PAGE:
Does there exists an injective function from $\mathbb R^2$ to $\mathbb R$ such that image of every open set is open ? Thank you.


closed as off-topic by user26857, Watson, Daniel W. Farlow, choco_addicted, Chill2Macht Jun 13 '16 at 14:58

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  • $\begingroup$ The image of an open set, or of any open set? $\endgroup$ – Alex M. Jun 13 '16 at 14:51

There does not exist such a function even if we do not assume continuity.

$f(\mathbb R^2)\subset \mathbb R$ must be an open set, and we have a bijective continuous function $f^{-1}:f(\mathbb R^2)\to \mathbb R^2$. This map is a homeomorphism onto its image when restricted to each closed subinterval of $f(\mathbb R^2)$, and a subspace of $\mathbb R^2$ homeomorphic to a closed interval in $\mathbb R$ has empty interior. Since $f(\mathbb R^2)$ is a countable union of such closed intervals, so is $\mathbb R^2$. But this contradicts the Baire category theorem.

  • $\begingroup$ This is false that a topological arc in the plane has zero 2-dimensional Lebesgue measure, see "Osgood curves", mathoverflow.net/questions/228819/…. But you can use a Baire category argument. $\endgroup$ – Moishe Kohan May 10 '16 at 18:32
  • $\begingroup$ @studiosus fixed, thanks. $\endgroup$ – Matt Samuel May 10 '16 at 20:50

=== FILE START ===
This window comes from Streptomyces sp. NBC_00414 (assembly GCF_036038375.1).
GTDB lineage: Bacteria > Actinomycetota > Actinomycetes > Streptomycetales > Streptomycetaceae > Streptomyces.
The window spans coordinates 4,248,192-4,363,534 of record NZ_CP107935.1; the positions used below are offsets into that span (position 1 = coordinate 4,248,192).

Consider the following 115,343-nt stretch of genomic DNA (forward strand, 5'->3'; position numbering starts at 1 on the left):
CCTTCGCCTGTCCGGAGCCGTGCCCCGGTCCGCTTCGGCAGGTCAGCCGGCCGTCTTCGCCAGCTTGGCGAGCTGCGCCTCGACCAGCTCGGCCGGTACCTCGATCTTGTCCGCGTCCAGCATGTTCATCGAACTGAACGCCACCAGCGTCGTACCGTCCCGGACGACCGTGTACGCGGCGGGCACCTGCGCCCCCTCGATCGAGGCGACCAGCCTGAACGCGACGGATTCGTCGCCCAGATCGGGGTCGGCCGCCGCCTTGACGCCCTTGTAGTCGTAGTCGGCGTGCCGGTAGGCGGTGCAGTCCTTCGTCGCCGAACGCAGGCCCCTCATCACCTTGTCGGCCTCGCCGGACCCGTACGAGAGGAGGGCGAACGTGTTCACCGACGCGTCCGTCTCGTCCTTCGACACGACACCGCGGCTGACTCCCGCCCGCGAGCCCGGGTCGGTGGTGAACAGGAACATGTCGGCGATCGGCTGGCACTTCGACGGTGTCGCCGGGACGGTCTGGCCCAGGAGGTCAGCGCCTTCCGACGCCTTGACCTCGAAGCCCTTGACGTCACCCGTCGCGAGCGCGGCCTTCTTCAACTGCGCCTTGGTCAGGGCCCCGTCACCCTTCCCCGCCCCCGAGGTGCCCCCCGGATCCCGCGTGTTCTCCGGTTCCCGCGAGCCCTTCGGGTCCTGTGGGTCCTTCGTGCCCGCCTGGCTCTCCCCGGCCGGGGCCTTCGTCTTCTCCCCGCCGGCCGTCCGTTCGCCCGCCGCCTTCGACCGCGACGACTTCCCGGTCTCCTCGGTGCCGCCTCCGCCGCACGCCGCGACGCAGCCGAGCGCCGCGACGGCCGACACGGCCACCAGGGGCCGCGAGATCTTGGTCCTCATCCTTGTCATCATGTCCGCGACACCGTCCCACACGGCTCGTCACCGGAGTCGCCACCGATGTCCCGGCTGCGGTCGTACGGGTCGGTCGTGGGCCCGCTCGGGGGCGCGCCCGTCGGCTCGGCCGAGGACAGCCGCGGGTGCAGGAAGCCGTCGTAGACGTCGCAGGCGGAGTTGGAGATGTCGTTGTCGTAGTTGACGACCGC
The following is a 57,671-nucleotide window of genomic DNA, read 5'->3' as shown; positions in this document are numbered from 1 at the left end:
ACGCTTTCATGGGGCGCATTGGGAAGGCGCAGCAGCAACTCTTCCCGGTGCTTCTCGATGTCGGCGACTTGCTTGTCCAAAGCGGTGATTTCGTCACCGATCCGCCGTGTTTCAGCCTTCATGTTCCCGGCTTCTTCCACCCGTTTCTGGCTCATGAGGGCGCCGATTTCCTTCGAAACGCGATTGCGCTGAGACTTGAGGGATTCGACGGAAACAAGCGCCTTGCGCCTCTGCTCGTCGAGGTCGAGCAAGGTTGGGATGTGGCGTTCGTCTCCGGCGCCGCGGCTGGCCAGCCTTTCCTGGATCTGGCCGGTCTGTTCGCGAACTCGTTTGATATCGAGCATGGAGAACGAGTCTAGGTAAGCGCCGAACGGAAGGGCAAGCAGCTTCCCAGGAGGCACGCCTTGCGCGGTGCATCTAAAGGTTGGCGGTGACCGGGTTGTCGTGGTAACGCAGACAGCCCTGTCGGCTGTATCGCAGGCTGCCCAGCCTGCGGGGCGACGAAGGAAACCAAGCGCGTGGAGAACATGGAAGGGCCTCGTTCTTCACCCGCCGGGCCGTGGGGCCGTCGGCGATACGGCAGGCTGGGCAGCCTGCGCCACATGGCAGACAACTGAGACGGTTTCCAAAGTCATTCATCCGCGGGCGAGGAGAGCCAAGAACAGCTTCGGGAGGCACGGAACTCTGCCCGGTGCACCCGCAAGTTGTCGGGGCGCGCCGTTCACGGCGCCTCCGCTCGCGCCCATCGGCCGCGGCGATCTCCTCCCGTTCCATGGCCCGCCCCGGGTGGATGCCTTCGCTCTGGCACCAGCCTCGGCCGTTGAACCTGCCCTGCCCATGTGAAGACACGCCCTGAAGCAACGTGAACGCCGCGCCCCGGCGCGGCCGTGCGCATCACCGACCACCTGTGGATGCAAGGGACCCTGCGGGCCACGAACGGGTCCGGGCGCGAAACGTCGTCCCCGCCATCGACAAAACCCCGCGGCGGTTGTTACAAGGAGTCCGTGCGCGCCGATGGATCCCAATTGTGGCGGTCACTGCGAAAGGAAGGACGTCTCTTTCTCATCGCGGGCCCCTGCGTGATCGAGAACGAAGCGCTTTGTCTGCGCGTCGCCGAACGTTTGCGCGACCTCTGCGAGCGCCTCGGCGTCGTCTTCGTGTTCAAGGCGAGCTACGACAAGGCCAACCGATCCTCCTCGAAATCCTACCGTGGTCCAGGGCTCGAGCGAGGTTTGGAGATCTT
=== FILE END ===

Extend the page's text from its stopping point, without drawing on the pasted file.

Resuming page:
I assume by map you mean 'continuous function.' If so, there does not exist such a function.

Assume for contradiction such a map $f:\mathbb{R}^2 \to \mathbb{R}$ exists. Then its image must be a connected set in $\mathbb{R}$. Now, because $f$ is injective by hypothesis, the pre-image of any point in the image of $f$ is a unique point in the domain. But if I remove a point in the image, the image ceases to be connected; however $\mathbb{R}^2$ less one point remains connected.

In that spirit, let $a\in f(\mathbb{R}^2)$. Then using $f$ I can define the continuous injective map $g: \mathbb{R}^2 \setminus f^{-1}(a) \to \mathbb{R}$ via $(x,y) \mapsto f(x,y)$. By construction, $g$ is continuous and injective since $f$ is. But $g$ cannot exist: it continuously maps a connected set into a disconnected one. Contradiction.

  • $\begingroup$ A much more fun question! In that case, Matt's answer looks like what you're after. $\endgroup$ – Pete Caradonna May 10 '16 at 9:46

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